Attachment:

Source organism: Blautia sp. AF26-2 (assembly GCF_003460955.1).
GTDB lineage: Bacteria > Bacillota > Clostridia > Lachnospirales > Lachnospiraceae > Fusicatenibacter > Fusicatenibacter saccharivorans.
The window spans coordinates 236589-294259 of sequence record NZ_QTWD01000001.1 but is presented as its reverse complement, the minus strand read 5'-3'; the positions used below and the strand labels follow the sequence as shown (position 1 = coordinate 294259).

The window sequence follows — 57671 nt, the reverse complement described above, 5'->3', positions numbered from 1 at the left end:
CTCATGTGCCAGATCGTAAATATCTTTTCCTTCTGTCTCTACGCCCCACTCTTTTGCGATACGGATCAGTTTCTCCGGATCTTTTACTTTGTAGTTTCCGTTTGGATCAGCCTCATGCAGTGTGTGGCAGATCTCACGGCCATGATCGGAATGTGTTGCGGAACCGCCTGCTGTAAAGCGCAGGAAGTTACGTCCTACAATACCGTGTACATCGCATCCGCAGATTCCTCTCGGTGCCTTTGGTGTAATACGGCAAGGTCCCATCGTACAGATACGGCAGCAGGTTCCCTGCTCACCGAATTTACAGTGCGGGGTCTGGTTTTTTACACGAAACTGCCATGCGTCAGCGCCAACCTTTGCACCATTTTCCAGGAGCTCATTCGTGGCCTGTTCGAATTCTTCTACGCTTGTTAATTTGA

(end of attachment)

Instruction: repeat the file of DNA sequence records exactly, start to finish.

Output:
Source organism: Blautia sp. AF26-2 (assembly GCF_003460955.1).
GTDB lineage: Bacteria > Bacillota > Clostridia > Lachnospirales > Lachnospiraceae > Fusicatenibacter > Fusicatenibacter saccharivorans.
The window spans coordinates 236589-294259 of sequence record NZ_QTWD01000001.1 but is presented as its reverse complement, the minus strand read 5'-3'; the positions used below and the strand labels follow the sequence as shown (position 1 = coordinate 294259).

The window sequence follows — 57671 nt, the reverse complement described above, 5'->3', positions numbered from 1 at the left end:
CTCATGTGCCAGATCGTAAATATCTTTTCCTTCTGTCTCTACGCCCCACTCTTTTGCGATACGGATCAGTTTCTCCGGATCTTTTACTTTGTAGTTTCCGTTTGGATCAGCCTCATGCAGTGTGTGGCAGATCTCACGGCCATGATCGGAATGTGTTGCGGAACCGCCTGCTGTAAAGCGCAGGAAGTTACGTCCTACAATACCGTGTACATCGCATCCGCAGATTCCTCTCGGTGCCTTTGGTGTAATACGGCAAGGTCCCATCGTACAGATACGGCAGCAGGTTCCCTGCTCACCGAATTTACAGTGCGGGGTCTGGTTTTTTACACGAAACTGCCATGCGTCAGCGCCAACCTTTGCACCATTTTCCAGGAGCTCATTCGTGGCCTGTTCGAATTCTTCTACGCTTGTTAATTTGA